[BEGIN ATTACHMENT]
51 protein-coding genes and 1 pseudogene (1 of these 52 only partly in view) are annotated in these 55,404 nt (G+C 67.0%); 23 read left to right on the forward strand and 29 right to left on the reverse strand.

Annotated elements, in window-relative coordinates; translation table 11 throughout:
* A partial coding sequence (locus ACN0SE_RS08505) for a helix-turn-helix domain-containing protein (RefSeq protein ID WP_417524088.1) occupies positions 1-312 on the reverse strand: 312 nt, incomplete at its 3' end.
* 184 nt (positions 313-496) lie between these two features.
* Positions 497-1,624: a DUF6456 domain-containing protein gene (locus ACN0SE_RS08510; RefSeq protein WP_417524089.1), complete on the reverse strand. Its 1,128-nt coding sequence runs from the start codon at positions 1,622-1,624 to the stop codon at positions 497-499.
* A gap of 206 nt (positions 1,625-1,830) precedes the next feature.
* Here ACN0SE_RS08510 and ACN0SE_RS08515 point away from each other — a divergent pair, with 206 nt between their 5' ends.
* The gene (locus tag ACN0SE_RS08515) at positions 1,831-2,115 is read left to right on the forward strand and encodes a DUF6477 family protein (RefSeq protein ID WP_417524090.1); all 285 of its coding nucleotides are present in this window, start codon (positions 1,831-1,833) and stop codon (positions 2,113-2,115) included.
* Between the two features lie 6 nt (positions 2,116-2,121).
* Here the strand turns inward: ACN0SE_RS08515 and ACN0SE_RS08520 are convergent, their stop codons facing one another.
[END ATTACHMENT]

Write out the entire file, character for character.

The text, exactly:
51 protein-coding genes and 1 pseudogene (1 of these 52 only partly in view) are annotated in these 55,404 nt (G+C 67.0%); 23 read left to right on the forward strand and 29 right to left on the reverse strand.

Annotated elements, in window-relative coordinates; translation table 11 throughout:
* A partial coding sequence (locus ACN0SE_RS08505) for a helix-turn-helix domain-containing protein (RefSeq protein ID WP_417524088.1) occupies positions 1-312 on the reverse strand: 312 nt, incomplete at its 3' end.
* 184 nt (positions 313-496) lie between these two features.
* Positions 497-1,624: a DUF6456 domain-containing protein gene (locus ACN0SE_RS08510; RefSeq protein WP_417524089.1), complete on the reverse strand. Its 1,128-nt coding sequence runs from the start codon at positions 1,622-1,624 to the stop codon at positions 497-499.
* A gap of 206 nt (positions 1,625-1,830) precedes the next feature.
* Here ACN0SE_RS08510 and ACN0SE_RS08515 point away from each other — a divergent pair, with 206 nt between their 5' ends.
* The gene (locus tag ACN0SE_RS08515) at positions 1,831-2,115 is read left to right on the forward strand and encodes a DUF6477 family protein (RefSeq protein ID WP_417524090.1); all 285 of its coding nucleotides are present in this window, start codon (positions 1,831-1,833) and stop codon (positions 2,113-2,115) included.
* Between the two features lie 6 nt (positions 2,116-2,121).
* Here the strand turns inward: ACN0SE_RS08515 and ACN0SE_RS08520 are convergent, their stop codons facing one another.